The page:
Food bloggers. What do they know about cooking in a commercial kitchen?
As of last night, four Sydney food bloggers found out a whole lot more, after gaining access to the other side of the pass at Bistro CBD
when they were enlisted to cook dinner for 70 paying guests.
The Food Bloggers' Dinner
was a brave initiative by Merivale
, who agreed to let four amateur cooks into their kitchen as part of their Feast for the Senses winter promotion.
"Merivale is turning the tables and putting four outspoken food bloggers into Bistro CBD's kitchen to see how well they can cook up a five-course dinner. Come along to sample their best efforts and critique the critics if you dare. One course will be prepared by Bistro CBD."
Diners paid $60 per person for five courses which included a glass of sparkling.
A Feast for the Senses Bloggers' Dinner
Tickets for this unique event sold out in an instant. Who wouldn't want to see food bloggers rattling the pans in a commercial kitchen? The food blogging community turned out in force with 21 food bloggers there to support their friends and compatriots. We heard whispers of dish development, read tweets of excitement, and arrived on a rainy evening that felt more like a one-off theatre production.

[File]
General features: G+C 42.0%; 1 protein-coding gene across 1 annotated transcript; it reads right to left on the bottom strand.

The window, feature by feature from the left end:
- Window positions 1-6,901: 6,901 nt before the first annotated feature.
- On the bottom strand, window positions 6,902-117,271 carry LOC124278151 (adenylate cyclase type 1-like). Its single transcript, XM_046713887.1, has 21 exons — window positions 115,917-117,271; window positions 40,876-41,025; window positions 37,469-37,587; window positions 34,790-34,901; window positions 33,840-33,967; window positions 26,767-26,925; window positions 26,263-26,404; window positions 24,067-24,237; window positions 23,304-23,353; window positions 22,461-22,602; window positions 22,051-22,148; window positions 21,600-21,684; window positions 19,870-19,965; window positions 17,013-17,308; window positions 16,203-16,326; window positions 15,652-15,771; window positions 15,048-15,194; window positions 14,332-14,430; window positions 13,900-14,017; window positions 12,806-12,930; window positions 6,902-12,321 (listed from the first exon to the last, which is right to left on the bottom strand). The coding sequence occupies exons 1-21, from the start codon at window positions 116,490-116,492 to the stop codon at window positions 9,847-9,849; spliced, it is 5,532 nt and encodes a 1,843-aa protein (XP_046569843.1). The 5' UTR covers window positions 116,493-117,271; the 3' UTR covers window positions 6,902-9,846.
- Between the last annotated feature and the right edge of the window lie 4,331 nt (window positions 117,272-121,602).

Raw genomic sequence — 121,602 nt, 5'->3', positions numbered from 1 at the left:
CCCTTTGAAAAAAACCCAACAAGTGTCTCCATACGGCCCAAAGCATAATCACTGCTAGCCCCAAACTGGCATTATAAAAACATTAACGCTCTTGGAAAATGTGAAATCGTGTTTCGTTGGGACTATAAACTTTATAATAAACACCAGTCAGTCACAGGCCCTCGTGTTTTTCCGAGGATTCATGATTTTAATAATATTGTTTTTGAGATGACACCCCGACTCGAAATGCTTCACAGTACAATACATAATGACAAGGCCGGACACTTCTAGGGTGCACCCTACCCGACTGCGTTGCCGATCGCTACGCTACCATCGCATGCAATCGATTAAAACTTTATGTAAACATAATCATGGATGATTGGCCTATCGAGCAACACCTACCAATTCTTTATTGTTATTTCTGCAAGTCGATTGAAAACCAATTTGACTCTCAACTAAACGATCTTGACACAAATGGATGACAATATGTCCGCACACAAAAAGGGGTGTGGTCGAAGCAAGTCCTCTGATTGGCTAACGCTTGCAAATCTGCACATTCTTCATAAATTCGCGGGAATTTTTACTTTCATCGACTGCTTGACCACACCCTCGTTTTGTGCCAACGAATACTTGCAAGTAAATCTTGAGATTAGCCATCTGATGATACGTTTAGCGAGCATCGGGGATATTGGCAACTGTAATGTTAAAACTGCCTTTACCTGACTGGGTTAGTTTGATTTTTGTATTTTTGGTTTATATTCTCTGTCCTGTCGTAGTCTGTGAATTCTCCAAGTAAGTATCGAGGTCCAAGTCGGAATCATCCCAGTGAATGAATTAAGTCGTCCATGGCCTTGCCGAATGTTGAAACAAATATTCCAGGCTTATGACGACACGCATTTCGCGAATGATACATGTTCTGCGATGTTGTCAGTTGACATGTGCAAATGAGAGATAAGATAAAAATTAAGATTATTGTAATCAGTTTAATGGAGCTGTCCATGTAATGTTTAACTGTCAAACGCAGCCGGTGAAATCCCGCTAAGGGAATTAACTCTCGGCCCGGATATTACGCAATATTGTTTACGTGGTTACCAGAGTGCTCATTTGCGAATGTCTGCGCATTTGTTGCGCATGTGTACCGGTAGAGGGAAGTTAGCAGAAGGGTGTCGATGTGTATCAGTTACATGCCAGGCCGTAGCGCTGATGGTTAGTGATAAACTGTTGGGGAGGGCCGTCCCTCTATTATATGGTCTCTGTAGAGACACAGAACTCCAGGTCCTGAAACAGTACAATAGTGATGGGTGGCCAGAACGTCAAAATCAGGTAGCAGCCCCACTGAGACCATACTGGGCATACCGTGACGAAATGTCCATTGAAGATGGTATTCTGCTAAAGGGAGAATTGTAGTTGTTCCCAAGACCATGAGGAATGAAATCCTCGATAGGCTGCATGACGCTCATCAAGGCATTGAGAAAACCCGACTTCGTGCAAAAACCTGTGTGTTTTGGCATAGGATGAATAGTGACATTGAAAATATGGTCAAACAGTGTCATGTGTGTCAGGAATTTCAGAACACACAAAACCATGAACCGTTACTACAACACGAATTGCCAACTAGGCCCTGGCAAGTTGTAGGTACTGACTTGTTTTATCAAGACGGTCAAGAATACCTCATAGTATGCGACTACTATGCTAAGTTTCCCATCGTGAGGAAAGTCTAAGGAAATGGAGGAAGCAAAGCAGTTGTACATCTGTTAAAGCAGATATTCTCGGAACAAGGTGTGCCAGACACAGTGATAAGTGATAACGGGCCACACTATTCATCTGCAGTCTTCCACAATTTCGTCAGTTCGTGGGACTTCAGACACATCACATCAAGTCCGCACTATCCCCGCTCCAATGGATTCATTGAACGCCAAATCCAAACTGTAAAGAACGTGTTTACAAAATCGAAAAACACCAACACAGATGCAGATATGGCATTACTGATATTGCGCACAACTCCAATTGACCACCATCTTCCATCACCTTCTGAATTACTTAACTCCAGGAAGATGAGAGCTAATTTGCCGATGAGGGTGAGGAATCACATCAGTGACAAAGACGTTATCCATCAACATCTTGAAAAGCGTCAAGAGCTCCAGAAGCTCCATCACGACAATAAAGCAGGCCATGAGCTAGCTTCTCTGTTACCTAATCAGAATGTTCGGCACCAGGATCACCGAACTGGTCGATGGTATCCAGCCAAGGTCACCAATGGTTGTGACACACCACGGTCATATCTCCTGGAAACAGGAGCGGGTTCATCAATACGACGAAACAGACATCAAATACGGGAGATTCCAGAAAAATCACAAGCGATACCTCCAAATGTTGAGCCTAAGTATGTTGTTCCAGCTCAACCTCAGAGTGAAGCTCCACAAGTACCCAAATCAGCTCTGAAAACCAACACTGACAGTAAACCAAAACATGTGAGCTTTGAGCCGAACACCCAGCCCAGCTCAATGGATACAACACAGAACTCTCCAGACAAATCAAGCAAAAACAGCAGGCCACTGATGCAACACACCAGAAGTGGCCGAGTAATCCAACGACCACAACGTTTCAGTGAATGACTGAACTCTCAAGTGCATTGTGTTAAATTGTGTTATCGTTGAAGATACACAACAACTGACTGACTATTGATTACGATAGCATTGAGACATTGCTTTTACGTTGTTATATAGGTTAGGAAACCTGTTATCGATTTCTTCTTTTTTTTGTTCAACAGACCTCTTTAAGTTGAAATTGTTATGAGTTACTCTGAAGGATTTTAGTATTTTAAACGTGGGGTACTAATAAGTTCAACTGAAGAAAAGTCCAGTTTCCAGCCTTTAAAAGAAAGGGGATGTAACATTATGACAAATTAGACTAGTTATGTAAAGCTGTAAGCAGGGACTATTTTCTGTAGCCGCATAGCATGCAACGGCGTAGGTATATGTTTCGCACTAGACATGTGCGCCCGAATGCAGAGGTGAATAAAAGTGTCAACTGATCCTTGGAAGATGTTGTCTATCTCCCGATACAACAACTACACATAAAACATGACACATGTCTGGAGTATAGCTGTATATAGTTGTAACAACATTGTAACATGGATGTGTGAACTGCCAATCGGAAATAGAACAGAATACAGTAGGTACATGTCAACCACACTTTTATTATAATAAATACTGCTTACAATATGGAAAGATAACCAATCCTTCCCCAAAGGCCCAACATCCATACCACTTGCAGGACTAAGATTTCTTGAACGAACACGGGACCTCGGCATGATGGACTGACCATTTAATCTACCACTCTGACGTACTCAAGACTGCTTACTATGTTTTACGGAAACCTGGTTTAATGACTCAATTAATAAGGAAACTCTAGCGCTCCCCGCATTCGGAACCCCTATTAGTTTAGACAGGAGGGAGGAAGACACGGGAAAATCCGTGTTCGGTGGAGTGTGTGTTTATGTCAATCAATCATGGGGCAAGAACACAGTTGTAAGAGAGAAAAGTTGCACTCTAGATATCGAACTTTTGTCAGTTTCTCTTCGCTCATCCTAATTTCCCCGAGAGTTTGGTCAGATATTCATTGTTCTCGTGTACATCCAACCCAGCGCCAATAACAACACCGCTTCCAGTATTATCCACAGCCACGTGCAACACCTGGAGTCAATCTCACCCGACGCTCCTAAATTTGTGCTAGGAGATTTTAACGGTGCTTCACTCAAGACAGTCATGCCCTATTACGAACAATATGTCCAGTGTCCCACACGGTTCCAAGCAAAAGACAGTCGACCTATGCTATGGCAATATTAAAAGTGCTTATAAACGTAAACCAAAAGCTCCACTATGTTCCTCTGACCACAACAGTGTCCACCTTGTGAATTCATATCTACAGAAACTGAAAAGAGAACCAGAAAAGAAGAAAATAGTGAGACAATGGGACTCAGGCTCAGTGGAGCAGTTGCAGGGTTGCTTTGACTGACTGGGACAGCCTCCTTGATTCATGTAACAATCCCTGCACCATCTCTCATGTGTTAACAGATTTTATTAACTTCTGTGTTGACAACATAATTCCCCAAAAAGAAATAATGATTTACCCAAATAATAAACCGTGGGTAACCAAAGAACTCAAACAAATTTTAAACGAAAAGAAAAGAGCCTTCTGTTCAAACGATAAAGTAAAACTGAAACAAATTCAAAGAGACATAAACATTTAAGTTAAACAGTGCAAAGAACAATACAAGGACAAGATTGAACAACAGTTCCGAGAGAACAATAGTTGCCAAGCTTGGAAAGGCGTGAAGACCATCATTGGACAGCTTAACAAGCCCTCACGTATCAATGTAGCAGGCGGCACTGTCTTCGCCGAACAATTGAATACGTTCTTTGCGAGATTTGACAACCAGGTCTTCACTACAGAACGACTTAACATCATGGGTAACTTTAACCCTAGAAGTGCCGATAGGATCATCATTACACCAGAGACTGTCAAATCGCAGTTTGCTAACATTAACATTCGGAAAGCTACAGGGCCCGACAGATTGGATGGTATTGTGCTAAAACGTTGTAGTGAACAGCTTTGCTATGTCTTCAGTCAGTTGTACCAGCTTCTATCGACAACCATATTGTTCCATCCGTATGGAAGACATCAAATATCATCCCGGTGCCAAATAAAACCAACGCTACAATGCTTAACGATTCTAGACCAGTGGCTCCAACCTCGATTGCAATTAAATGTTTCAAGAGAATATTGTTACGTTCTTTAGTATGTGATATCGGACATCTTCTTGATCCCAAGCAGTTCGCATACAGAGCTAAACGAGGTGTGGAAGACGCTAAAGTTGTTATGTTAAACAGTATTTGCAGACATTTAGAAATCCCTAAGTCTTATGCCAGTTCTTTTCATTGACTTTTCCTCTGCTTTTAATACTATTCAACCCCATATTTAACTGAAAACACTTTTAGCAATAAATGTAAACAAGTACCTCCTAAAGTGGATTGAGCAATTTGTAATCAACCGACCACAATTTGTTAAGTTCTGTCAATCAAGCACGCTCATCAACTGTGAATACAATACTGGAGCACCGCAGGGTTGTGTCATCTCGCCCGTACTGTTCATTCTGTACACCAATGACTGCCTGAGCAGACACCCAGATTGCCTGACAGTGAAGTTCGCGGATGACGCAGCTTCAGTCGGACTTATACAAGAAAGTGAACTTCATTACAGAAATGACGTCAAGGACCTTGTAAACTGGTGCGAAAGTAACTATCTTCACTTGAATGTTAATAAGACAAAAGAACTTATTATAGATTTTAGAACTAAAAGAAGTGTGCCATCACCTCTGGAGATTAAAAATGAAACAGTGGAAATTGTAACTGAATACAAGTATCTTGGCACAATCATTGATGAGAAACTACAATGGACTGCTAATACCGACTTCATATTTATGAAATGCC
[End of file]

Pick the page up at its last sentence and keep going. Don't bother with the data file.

Patrons at the Merivale Feast for the Senses food bloggers' dinner
I'd never seen the four food bloggers look so intense when I finally spied them in the kitchen. We waved hello and some waved back, but for the most part, they were in The Zone.
Sashimi of kingfish, avocado, wasabi, lime and soft herbs
by Simun Dragicevich, Bistro CBD
Bistro CBD head chef Simun Dragicevich
kicked off proceedings with a sashimi of kingfish
, the delicate slivers of kingfish sliced cleanly and smoothly. I loved the clean fresh flavours, notes of citrus and the sensual texture of the kingfish, although I did wish there was more of the avocado and wasabi puree.
Our menus included profile blurbs written by each food blogger.
The Kassab tribe is one of two remaining families in the Middle east making traditional shawarmas. As the eldest of 11 brothers, Fouad was to continue the tradition of exceptional kebab making. But Fouad was outcast by his great-grandfather when he tried to use chilli sauce in the experimental kitchen. Put to sea in a small boat, Fouad reached the shores of Western Australia in 2001. He now dreams of building an empire through The Food Blog
in the hope fame will reconcile him with his family
Shish Barak - a Middle Eastern- style dumpling